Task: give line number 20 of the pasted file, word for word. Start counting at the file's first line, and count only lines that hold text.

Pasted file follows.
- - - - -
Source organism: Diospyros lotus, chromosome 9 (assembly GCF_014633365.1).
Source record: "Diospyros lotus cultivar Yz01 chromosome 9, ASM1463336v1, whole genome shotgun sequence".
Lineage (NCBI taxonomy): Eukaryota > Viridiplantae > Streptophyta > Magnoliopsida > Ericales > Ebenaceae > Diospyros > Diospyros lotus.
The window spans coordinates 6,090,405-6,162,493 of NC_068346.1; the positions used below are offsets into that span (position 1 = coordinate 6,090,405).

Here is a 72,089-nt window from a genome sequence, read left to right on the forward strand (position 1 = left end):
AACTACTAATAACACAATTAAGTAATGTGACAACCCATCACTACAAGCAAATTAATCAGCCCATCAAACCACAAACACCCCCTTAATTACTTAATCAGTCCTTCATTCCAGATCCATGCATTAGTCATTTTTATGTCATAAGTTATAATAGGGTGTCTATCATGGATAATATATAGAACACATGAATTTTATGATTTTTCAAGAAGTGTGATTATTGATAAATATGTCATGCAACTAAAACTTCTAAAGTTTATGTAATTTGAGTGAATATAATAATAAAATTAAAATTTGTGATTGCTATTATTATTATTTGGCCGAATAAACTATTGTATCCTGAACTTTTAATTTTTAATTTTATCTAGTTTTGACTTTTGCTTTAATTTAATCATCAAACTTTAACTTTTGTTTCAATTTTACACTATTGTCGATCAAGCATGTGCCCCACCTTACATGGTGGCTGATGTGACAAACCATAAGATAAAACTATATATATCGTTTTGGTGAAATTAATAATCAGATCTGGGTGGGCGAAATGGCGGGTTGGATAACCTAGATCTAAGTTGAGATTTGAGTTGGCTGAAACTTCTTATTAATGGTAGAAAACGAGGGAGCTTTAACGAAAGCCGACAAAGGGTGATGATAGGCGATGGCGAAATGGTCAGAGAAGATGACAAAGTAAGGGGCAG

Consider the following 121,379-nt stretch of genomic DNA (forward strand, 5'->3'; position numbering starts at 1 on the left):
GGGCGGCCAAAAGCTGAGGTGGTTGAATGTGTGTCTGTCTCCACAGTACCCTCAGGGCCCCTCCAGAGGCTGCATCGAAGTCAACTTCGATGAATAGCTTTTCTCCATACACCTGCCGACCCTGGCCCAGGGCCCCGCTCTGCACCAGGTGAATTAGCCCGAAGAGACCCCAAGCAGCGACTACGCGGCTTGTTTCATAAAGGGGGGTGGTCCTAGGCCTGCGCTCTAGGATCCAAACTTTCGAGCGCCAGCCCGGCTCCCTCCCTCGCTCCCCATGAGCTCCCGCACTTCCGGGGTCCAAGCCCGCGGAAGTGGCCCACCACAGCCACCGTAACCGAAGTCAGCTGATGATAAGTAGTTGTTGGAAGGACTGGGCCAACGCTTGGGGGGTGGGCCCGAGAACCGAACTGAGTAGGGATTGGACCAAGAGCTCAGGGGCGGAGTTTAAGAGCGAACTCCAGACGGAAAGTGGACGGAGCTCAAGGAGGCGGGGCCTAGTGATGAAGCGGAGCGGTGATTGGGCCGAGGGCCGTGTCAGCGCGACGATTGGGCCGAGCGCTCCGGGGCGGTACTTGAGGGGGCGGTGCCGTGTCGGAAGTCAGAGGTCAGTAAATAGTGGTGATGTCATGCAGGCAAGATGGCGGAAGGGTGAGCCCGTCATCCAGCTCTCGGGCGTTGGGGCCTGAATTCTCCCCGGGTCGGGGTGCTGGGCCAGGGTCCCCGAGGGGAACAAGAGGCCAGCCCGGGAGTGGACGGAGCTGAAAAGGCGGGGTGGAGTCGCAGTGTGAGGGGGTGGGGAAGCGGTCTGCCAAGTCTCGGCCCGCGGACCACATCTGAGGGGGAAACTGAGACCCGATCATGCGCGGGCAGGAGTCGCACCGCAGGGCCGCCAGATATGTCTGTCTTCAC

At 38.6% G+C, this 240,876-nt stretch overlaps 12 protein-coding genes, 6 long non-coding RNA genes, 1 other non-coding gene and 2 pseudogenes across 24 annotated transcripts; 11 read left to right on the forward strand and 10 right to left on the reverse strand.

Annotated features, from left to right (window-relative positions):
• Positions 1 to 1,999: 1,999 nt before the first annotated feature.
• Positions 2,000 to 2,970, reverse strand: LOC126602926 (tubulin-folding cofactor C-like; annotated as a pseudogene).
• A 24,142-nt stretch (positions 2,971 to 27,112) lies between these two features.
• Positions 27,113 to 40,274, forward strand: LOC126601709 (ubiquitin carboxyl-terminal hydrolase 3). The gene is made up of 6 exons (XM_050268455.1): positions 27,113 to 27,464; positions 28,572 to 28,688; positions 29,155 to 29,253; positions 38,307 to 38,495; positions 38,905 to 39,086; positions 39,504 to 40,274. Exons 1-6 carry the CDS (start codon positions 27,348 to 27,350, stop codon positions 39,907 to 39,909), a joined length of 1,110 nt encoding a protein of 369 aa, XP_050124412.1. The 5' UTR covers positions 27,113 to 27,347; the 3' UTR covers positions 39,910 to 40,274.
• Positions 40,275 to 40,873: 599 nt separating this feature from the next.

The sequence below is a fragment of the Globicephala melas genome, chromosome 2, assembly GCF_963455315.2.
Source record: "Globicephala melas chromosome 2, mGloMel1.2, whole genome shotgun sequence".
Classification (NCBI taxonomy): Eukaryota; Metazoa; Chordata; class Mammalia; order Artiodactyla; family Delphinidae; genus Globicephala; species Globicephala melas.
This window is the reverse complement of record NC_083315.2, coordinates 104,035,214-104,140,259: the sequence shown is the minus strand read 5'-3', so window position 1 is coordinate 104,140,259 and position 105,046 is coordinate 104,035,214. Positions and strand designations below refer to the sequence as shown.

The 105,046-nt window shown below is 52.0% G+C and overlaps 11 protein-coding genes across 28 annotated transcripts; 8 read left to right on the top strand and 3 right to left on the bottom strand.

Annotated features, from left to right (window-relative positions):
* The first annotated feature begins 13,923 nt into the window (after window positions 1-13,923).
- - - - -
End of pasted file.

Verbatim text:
The 105,046-nt window shown below is 52.0% G+C and overlaps 11 protein-coding genes across 28 annotated transcripts; 8 read left to right on the top strand and 3 right to left on the bottom strand.